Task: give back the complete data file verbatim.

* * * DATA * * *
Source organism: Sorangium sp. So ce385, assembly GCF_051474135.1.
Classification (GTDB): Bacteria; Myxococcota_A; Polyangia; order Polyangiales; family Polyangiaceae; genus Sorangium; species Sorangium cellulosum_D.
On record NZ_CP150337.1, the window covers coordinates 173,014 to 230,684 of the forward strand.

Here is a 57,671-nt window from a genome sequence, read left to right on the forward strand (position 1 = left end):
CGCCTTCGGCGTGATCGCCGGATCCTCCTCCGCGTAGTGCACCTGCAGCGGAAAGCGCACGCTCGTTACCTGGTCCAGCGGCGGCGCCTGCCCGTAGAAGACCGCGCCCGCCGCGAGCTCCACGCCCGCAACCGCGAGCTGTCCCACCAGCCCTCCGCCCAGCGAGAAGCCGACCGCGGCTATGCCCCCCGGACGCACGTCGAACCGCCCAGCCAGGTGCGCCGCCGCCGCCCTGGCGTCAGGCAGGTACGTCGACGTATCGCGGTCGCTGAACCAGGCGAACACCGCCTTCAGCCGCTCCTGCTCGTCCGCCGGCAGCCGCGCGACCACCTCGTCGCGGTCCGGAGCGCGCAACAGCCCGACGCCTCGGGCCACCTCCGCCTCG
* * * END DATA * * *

Source organism: Sorangium sp. So ce385, assembly GCF_051474135.1.
Classification (GTDB): Bacteria; Myxococcota_A; Polyangia; order Polyangiales; family Polyangiaceae; genus Sorangium; species Sorangium cellulosum_D.
On record NZ_CP150337.1, the window covers coordinates 173,014 to 230,684 of the forward strand.

Here is a 57,671-nt window from a genome sequence, read left to right on the forward strand (position 1 = left end):
CGCCTTCGGCGTGATCGCCGGATCCTCCTCCGCGTAGTGCACCTGCAGCGGAAAGCGCACGCTCGTTACCTGGTCCAGCGGCGGCGCCTGCCCGTAGAAGACCGCGCCCGCCGCGAGCTCCACGCCCGCAACCGCGAGCTGTCCCACCAGCCCTCCGCCCAGCGAGAAGCCGACCGCGGCTATGCCCCCCGGACGCACGTCGAACCGCCCAGCCAGGTGCGCCGCCGCCGCCCTGGCGTCAGGCAGGTACGTCGACGTATCGCGGTCGCTGAACCAGGCGAACACCGCCTTCAGCCGCTCCTGCTCGTCCGCCGGCAGCCGCGCGACCACCTCGTCGCGGTCCGGAGCGCGCAACAGCCCGACGCCTCGGGCCACCTCCGCCTCG